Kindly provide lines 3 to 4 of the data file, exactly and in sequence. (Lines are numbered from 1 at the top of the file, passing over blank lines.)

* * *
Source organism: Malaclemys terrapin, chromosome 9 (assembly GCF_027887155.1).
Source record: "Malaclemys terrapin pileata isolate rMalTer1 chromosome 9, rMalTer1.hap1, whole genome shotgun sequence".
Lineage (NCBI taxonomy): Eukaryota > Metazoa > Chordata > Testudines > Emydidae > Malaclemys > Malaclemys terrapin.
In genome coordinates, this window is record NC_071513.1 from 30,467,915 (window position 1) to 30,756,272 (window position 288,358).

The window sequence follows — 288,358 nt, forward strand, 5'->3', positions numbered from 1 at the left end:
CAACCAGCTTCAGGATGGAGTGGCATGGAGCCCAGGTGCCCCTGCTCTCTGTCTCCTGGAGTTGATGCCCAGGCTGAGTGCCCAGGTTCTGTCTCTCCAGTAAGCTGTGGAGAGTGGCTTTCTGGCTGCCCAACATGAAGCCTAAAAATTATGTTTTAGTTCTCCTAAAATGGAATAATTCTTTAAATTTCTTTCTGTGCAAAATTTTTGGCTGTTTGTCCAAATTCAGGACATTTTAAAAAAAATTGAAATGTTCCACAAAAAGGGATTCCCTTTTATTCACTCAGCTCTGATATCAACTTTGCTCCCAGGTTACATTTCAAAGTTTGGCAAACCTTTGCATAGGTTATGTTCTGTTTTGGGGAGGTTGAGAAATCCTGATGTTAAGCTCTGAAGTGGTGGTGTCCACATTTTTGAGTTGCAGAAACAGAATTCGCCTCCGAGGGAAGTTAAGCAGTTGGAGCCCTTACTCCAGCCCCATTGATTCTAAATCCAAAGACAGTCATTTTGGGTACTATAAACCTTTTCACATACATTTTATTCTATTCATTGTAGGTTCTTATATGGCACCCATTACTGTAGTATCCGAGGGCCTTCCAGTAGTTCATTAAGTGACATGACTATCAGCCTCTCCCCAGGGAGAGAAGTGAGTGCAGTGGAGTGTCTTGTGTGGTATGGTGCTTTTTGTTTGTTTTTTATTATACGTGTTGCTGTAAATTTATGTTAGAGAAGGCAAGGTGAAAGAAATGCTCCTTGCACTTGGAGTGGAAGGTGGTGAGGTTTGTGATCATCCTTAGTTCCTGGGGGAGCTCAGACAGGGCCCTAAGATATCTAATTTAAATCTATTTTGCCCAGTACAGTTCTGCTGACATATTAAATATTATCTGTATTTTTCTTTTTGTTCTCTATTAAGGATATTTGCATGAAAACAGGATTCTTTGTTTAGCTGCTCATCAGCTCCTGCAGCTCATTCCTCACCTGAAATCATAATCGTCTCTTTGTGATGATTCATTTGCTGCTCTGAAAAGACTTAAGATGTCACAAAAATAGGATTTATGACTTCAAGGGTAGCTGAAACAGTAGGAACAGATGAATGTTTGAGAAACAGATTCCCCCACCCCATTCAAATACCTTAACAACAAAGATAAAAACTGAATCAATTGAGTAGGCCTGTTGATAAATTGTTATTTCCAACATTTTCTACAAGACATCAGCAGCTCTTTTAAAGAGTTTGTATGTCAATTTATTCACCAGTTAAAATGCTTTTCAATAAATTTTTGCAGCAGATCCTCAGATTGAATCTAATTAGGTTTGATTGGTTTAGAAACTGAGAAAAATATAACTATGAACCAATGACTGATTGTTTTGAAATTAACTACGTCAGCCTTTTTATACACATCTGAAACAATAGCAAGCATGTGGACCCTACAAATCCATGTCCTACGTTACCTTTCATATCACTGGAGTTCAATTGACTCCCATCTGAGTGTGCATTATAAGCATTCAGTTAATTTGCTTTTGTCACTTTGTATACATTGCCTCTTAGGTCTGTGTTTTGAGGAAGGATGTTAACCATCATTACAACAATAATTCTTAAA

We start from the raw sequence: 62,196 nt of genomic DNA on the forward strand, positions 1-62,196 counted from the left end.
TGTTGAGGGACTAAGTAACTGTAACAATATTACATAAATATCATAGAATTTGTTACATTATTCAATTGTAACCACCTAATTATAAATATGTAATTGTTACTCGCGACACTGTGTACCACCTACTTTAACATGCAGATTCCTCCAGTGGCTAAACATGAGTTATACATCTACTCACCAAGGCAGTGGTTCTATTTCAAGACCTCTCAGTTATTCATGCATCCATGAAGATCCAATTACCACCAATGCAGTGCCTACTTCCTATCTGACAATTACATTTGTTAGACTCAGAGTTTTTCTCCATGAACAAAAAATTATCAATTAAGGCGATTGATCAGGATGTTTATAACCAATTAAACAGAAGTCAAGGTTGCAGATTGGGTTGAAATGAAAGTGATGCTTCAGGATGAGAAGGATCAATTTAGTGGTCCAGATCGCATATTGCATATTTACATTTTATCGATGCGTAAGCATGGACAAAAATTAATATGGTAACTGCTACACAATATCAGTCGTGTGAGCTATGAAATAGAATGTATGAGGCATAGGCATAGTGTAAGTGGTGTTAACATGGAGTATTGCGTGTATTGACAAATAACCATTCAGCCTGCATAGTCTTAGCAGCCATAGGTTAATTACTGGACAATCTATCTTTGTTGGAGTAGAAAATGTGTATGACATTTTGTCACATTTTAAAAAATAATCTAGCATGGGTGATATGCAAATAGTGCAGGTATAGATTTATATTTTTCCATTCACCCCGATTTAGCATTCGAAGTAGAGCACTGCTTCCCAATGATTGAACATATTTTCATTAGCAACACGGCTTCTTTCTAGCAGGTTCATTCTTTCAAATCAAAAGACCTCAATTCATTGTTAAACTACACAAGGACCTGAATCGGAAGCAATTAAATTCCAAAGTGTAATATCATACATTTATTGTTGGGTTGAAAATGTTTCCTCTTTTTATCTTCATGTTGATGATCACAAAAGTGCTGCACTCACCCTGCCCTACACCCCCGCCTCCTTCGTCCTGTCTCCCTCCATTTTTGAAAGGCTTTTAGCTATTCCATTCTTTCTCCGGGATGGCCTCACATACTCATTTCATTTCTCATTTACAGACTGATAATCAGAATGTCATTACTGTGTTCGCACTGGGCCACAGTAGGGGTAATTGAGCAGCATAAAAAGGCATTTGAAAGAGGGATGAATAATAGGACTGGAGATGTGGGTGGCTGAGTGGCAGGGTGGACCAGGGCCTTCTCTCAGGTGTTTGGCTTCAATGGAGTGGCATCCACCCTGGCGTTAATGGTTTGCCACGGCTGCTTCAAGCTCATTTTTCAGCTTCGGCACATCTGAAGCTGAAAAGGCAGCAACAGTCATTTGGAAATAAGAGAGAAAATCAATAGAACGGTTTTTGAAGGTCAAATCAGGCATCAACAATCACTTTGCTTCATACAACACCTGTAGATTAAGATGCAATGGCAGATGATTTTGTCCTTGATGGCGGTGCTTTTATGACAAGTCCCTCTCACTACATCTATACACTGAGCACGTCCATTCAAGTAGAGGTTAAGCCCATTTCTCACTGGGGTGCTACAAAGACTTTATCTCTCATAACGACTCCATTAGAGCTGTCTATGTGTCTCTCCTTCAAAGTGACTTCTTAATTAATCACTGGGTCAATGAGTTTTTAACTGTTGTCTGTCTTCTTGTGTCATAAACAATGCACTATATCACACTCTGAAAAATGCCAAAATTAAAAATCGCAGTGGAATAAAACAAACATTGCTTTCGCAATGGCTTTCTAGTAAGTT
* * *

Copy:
Lineage (NCBI taxonomy): Eukaryota > Metazoa > Chordata > Testudines > Emydidae > Malaclemys > Malaclemys terrapin.
In genome coordinates, this window is record NC_071513.1 from 30,467,915 (window position 1) to 30,756,272 (window position 288,358).